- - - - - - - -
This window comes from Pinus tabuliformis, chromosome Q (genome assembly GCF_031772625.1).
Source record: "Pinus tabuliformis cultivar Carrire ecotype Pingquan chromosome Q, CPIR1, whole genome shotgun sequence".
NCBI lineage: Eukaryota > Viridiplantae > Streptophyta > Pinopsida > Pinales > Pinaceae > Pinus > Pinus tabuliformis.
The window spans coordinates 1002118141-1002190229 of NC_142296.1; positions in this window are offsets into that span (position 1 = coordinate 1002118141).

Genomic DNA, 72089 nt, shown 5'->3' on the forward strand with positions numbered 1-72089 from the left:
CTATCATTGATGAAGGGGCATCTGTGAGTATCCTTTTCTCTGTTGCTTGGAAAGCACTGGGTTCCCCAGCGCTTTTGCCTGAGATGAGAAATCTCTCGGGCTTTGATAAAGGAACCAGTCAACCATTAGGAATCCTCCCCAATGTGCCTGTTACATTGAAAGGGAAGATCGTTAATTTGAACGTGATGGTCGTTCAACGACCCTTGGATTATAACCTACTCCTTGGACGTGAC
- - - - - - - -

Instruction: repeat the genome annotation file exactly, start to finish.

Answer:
This window comes from Pinus tabuliformis, chromosome Q (genome assembly GCF_031772625.1).
Source record: "Pinus tabuliformis cultivar Carrire ecotype Pingquan chromosome Q, CPIR1, whole genome shotgun sequence".
NCBI lineage: Eukaryota > Viridiplantae > Streptophyta > Pinopsida > Pinales > Pinaceae > Pinus > Pinus tabuliformis.
The window spans coordinates 1002118141-1002190229 of NC_142296.1; positions in this window are offsets into that span (position 1 = coordinate 1002118141).

Genomic DNA, 72089 nt, shown 5'->3' on the forward strand with positions numbered 1-72089 from the left:
CTATCATTGATGAAGGGGCATCTGTGAGTATCCTTTTCTCTGTTGCTTGGAAAGCACTGGGTTCCCCAGCGCTTTTGCCTGAGATGAGAAATCTCTCGGGCTTTGATAAAGGAACCAGTCAACCATTAGGAATCCTCCCCAATGTGCCTGTTACATTGAAAGGGAAGATCGTTAATTTGAACGTGATGGTCGTTCAACGACCCTTGGATTATAACCTACTCCTTGGACGTGAC